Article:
Jun 18, 2014 | For Employees

Too Young and Too Old: Age Discrimination in Ontario

Age discrimination can occur at the beginning of the employment relationship or the end.

The Ontario Human Rights Code (“Code”) protects employees from discrimination in employment on the basis of age, meaning 18 years or older. This includes during the interview process and well as at the time of termination.

A prospective employer should not ask you questions about your age. If a prospective employer makes comments which suggest they are looking for a candidate of a different age, they could be violating the Code. Comments like this could include wanting a more mature employee or someone with less experience.

In this 2013 case, the Human Rights Tribunal of Ontario found that the applicant had experienced age discrimination. The applicant applied for a legal writer position and was denied the position, despite being qualified, because the employer stated it was seeking a more junior candidate with lower salary expectation.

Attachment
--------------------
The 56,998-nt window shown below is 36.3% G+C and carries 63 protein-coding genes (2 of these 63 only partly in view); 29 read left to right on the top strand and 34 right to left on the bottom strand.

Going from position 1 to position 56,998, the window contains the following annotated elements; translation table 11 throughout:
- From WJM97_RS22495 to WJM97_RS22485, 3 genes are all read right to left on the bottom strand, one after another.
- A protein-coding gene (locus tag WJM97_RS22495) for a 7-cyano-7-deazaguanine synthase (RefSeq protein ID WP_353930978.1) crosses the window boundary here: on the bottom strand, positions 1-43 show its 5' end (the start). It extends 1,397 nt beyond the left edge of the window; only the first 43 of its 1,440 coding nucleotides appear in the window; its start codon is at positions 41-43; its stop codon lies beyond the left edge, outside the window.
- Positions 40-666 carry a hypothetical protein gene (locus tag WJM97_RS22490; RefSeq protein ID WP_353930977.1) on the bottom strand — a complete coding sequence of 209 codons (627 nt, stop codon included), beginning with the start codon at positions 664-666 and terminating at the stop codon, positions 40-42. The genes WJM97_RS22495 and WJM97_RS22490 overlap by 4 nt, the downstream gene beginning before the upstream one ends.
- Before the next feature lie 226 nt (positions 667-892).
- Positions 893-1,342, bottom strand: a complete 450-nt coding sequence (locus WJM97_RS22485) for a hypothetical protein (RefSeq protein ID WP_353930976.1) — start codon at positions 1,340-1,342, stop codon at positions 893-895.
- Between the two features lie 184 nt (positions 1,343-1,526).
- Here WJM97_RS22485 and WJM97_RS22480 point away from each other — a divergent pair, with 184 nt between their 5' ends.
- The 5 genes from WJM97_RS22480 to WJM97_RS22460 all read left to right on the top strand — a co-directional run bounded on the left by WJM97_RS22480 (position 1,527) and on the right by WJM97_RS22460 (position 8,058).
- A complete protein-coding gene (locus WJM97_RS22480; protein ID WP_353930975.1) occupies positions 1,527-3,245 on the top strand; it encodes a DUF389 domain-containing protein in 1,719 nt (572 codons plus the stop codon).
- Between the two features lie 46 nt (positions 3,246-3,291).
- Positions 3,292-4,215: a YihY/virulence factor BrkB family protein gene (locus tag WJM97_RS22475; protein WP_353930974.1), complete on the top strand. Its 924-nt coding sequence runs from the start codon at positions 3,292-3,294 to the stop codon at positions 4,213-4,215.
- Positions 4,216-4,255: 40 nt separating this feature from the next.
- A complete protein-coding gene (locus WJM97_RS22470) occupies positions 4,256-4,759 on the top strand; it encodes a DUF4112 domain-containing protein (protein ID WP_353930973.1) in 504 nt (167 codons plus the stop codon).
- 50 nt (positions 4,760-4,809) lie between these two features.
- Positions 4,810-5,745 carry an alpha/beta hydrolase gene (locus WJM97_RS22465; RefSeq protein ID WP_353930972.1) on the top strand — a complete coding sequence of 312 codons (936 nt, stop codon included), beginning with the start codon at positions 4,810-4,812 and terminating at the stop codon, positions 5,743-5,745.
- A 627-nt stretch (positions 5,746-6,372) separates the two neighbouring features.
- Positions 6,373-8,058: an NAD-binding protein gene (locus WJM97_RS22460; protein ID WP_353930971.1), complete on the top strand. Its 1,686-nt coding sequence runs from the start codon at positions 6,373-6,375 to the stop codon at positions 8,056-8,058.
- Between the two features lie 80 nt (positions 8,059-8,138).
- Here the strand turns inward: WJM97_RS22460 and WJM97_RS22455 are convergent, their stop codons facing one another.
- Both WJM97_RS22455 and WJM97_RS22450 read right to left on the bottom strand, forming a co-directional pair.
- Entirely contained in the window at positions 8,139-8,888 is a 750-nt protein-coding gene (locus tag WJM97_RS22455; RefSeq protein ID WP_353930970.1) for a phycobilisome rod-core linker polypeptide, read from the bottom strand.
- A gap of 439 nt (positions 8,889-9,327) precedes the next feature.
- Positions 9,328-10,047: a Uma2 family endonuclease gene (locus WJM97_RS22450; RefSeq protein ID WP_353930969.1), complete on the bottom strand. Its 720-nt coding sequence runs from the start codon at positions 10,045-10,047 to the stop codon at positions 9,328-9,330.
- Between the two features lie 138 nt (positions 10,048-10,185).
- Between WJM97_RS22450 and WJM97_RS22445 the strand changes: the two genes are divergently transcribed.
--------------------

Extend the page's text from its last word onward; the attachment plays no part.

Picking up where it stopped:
Similarly, the human rights Board of Inquiry foundage discrimination in termination in Mckee v. Hayes-Dana Inc.. In that case, the employer targeted older employees when downsizing. The Vice-president had made comments that he hoped to keep people with career potential as opposed to conducting lay-offs based on seniority.

If you believe age was a factor in the decision to terminate your employment, even if it was not the only factor, you should seek legal advice.

For additional information about human rights protection in Ontario, see here.

If you believe that you have experienced age discrimination at work, please contact us at [email protected] or 1-888-640-1728 (toll free) or 647-204-8107 (within the GTA).

The material and information in this blog and this website are for general information only. They should not be relied on as legal advice or opinion. The authors make no claims, promises, or guarantees about the accuracy, completeness, or adequacy of any information referred to in this blog or its links. No person should act or refrain from acting in reliance on any information found on this website or blog. Readers should obtain appropriate professional advice from a lawyer duly licensed in the relevant jurisdiction. These materials do not create a lawyer-client relationship between you and any of the authors or the MacLeod Law Firm.



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